1917-1918: WORLD WAR I

In 1917, the United States entered World War I.

Despite knowing that freedom to serve their country did not in itself guarantee fullparticipation in American society, thousands of black Americans answered the call to duty through service in the Army.

The Army operated under a policy of racial segregation and blacks were commonly relegated to supply and labor jobs. There were, however, active black combat units that made notable contributions.

Soldiers receive the Croix de Guerre, a prestigious military award of the French army. Since racist policies forbid African-American combat soldiers from carrying arms for the United States, thousands of black soldiers fought under the French flag. Courtesy photo New York Public Library).


On Dec. 27, 1917, the 369th Infantry Regiment became the first all-black U.S. combat unit to be shipped overseas during World War I.

The War Department initially sent the unit to Europe after a violent racial incident in Spartanburg, S.C., where the unit was planning to avenge the physical attack of their drum major, Noble Sissle.

Because there was no official combat role at this time for America’s black Soldiers, Gen. John J. Pershing responded to France’s request for troops by assigning the 369th (and the 93rd Division’s other regiments) to the French army.

The Germans dubbed the unit the “Hellfighters” because during 191 days of duty at the front, no men were captured nor ground taken. But almost one-third of the unit died in combat.

The French government awarded the entire regiment the Croix de Guerre. Sgt. Henry Johnson was the first black Soldier to win this prestigious award when he singlehandedly saved Pvt. Needham Roberts and fought off a German raiding party.

Members of the 369th Harlem Hellfighters relax aboard ship as they return home after World War I. Having helped to win the war in Europe, all would soon resume the struggle for freedom at home. Courtesy photo from Photographs and Prints Division, Schomburg Center for Research in Black Culture, The New York Public Library.)


Dr. Wright

Dr. Louis Tompkins Wright, the son of a man born into slavery, graduated from Harvard University School of Medicine in 1915 with high honors. In 1917, he was commissioned as a first lieutenant in the medical section of the U.S. Army Officers Reserve Corps. He rose to the rank of lieutenant colonel during World War I.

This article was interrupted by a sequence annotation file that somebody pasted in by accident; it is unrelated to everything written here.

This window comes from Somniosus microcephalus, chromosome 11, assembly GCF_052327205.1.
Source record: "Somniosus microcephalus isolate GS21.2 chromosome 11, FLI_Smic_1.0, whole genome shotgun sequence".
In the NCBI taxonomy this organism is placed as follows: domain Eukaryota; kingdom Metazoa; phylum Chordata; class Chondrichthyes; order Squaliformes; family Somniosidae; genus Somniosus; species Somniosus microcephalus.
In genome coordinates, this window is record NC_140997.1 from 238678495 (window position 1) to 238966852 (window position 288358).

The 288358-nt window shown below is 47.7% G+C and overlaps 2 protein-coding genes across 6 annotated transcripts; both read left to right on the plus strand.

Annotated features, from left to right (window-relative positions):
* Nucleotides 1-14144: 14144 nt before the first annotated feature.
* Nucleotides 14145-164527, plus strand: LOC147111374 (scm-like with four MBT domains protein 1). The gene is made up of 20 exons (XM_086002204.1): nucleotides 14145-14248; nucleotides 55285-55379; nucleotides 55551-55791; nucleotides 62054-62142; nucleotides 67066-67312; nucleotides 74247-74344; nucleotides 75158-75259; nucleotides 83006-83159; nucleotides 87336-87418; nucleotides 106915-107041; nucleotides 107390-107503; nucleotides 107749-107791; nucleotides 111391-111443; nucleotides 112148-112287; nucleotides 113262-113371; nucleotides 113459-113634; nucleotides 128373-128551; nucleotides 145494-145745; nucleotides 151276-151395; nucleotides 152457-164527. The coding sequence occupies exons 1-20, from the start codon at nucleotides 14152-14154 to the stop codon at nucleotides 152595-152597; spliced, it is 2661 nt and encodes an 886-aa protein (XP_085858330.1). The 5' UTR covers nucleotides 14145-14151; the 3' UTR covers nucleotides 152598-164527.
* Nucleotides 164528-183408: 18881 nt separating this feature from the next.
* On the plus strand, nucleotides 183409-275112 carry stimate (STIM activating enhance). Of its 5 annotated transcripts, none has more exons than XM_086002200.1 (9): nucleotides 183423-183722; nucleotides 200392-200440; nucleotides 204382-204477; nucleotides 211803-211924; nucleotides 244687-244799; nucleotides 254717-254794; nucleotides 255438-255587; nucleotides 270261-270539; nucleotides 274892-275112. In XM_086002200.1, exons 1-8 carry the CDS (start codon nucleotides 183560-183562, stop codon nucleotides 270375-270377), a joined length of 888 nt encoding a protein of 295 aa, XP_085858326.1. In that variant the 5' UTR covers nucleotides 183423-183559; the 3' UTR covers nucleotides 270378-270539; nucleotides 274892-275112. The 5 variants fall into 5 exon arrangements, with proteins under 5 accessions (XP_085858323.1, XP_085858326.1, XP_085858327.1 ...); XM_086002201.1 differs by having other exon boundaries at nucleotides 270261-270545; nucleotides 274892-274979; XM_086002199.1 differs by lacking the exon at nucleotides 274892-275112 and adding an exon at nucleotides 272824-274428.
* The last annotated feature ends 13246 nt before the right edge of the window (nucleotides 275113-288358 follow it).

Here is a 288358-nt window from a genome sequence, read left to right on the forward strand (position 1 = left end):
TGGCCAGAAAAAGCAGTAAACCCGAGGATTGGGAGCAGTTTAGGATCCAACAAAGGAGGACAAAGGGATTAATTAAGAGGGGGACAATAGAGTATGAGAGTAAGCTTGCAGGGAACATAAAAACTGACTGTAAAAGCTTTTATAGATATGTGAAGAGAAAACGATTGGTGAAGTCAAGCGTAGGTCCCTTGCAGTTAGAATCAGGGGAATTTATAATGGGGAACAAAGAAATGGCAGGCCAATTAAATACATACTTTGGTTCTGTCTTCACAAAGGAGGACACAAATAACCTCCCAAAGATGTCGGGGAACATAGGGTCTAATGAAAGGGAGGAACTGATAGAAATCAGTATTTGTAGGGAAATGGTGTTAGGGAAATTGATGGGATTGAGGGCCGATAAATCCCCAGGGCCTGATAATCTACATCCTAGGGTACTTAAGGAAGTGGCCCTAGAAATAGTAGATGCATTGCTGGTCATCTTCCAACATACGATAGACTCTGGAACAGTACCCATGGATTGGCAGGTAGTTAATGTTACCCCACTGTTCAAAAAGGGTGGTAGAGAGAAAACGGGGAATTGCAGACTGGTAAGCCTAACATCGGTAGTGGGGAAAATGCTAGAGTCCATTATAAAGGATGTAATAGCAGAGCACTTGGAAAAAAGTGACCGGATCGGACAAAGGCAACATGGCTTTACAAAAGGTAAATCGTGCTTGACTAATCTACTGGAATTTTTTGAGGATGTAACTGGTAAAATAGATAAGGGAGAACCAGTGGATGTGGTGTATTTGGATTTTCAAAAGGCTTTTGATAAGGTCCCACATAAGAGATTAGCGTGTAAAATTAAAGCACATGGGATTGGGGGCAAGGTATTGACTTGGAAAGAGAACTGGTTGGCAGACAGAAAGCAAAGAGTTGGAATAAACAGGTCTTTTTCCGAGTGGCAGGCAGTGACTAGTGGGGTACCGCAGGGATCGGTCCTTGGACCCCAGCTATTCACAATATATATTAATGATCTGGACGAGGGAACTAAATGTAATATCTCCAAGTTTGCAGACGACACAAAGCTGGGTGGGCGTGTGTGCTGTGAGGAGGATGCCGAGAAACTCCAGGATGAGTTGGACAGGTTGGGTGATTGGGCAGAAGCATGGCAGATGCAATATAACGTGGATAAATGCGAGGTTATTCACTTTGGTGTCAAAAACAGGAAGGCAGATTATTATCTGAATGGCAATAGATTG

Among his many pioneering efforts was the introduction of the injection method of the smallpox vaccine. This method was eventually adopted by the Army as a medical standard for Soldiers. In 1919, he became the first black physician appointed to the staff of a white hospital in New York.


Freddie Stowers

Freddie Stowers was cited for the Medal of Honor for his actions at Hill 188 Champagne Marne Sector, France, Sept. 28, 1918.

A few minutes after the attack began, the enemy ceased firing and began climbing up onto the parapets of the trenches, holding up their arms as if wishing to surrender. The enemy’s actions caused the American forces to cease-fire and to come out into the open. When the company was within about 100 meters of the trench line, the enemy jumped back into their trenches and greeted Stowers’ company with interlocking bands of machine gun fire and mortar fire, causing well over 50 percent casualties.

Stowers took charge, setting such a courageous example of personal bravery and leadership that he inspired his men to follow him in the attack. With complete disregard of personal danger under devastating fire, he crawled forward leading his squad toward an enemy machine gun nest.

After fierce fighting, the machine gun position was destroyed. While crawling forward and urging his men to continue the attack on a second trench line, he was gravely wounded by machine gun fire. Although Stowers was mortally wounded, he pressed forward, urging on the members of his squad, until he died.